The Houston punk scene has always seemed to foster growth and creativity more than any other genre represented here. While there are subsets of the genre that have haters in it, the original punk bands are the acts that seem to keep growing with each and every release. So, it's not hard to think that legendary punk pioneers MyDolls wouldn't keep releasing intriguing and engaging music like they did when the band began 40 years ago.
On their new track "Easter," found exclusively here, the four piece builds on their already intense sound while adding plenty of fire lyrically as if they're making music in their twenties. Because the group pioneered so much of what Houston's music landscape looks like today, the Houston Press spoke with the group about what inspired this new song, the progress of the documentary about them, and a possible new album in the future.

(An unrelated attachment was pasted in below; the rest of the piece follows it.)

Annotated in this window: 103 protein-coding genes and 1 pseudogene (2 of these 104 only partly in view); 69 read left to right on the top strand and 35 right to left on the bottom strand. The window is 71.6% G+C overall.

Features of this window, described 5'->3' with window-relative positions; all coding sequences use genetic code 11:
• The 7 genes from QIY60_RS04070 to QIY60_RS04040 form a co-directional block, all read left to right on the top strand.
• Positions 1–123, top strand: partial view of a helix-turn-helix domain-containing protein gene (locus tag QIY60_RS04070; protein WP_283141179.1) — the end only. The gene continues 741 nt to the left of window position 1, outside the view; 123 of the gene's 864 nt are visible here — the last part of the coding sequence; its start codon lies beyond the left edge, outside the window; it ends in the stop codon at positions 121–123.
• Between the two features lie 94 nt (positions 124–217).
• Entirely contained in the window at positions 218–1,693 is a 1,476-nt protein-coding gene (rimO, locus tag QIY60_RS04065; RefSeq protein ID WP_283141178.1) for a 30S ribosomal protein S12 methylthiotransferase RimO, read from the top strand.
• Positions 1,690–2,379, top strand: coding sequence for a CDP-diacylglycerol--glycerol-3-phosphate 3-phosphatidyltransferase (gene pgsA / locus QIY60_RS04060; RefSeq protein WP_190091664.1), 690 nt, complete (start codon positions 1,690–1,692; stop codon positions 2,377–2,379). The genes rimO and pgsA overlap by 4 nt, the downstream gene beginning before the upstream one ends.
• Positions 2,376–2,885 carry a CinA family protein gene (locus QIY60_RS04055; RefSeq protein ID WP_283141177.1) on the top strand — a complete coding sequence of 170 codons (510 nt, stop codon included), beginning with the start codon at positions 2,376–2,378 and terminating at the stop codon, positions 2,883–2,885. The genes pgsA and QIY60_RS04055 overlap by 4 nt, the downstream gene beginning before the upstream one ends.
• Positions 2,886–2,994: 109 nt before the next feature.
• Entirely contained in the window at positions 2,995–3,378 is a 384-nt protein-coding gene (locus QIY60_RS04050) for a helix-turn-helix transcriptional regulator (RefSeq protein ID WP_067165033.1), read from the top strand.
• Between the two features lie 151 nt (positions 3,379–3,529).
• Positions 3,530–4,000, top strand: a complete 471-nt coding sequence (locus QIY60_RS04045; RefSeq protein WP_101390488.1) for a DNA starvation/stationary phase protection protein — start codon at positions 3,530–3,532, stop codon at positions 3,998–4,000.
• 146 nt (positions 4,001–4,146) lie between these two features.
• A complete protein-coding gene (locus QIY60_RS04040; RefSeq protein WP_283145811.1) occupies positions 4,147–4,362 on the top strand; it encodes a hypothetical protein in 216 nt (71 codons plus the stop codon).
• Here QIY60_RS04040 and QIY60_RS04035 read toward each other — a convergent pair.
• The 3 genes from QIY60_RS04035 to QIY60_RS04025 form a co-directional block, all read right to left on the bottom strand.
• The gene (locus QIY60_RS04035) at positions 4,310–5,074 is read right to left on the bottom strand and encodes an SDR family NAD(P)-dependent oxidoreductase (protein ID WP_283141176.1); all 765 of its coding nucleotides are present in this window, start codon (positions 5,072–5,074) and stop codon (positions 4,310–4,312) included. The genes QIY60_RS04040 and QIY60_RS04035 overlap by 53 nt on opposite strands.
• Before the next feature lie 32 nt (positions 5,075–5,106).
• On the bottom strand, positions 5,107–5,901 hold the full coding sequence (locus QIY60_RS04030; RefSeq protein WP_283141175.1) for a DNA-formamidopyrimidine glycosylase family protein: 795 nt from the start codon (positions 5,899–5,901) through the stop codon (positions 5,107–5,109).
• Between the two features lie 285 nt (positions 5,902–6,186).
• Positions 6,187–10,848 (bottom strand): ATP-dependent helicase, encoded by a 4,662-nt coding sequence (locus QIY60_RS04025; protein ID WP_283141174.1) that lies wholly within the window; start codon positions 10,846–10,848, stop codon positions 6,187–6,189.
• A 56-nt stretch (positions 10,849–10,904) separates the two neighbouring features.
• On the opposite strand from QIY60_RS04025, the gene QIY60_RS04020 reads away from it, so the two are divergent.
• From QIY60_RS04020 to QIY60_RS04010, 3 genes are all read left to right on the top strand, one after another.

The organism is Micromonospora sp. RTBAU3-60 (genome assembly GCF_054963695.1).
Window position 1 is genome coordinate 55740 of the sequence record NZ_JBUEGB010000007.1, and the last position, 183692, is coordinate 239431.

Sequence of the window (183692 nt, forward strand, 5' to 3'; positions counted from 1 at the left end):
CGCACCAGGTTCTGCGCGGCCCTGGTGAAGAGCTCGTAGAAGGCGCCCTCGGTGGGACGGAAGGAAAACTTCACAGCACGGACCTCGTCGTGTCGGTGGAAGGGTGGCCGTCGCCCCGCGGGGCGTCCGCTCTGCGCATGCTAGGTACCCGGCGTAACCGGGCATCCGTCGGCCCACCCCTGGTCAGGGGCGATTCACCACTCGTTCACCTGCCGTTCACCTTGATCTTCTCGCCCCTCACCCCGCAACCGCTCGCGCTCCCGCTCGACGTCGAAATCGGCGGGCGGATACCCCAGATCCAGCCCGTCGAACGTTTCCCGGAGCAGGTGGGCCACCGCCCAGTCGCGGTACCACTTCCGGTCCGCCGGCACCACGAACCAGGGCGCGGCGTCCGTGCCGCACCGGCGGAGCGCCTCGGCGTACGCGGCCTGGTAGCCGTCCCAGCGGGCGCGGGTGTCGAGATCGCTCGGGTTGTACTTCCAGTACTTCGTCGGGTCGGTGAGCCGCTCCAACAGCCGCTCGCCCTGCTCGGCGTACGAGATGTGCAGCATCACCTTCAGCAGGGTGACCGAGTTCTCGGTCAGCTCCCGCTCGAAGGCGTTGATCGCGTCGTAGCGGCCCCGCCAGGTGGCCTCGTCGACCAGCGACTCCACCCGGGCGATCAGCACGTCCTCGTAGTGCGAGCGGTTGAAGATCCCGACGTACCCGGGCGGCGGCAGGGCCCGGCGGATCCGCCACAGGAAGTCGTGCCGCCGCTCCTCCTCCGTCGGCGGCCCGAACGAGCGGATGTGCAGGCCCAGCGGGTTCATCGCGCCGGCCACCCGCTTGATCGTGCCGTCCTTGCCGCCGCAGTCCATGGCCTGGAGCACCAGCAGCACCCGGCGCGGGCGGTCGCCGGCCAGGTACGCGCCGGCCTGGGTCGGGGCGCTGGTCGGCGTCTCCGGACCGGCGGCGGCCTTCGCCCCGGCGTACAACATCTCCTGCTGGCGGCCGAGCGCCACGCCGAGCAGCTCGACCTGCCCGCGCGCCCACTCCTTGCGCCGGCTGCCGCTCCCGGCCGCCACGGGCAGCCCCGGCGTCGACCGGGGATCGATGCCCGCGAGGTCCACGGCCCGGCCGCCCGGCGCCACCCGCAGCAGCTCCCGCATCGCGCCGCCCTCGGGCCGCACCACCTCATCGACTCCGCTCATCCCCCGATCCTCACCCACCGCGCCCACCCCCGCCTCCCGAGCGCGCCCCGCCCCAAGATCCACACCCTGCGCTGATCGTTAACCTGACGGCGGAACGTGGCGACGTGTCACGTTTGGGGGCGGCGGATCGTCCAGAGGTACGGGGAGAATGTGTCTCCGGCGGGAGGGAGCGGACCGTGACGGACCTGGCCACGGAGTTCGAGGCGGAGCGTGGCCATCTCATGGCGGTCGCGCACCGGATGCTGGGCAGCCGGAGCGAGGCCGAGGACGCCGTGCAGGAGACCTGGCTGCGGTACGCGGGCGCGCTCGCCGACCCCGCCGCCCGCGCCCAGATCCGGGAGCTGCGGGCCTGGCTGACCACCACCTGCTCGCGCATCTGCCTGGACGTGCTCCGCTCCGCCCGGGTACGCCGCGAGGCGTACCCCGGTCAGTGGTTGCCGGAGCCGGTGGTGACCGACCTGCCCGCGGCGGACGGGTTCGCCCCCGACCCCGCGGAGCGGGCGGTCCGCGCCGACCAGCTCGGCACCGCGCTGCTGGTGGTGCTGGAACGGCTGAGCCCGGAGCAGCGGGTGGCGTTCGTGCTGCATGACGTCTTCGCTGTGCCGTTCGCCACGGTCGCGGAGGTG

When bands have been together long enough to be called legends, it's hard to believe that they could find anything to inspire new music anymore. With MyDolls, it's almost like the fires have never stopped burning creatively. Asked about how this new track came to be, guitarist and vocalist Trish Herrera explained, "I was walking a beautiful path in Austin, 2016 and listening to "Pornography" by The Cure through headphones. At such a tumultuous time in our country, so much hate, so many people angry, upset, nervous, afraid; I felt the beat of this incredible song and it just came to me. We have to rise, we have to rise. It was Easter and it just seemed appropriate. The words just rolled through and out of me."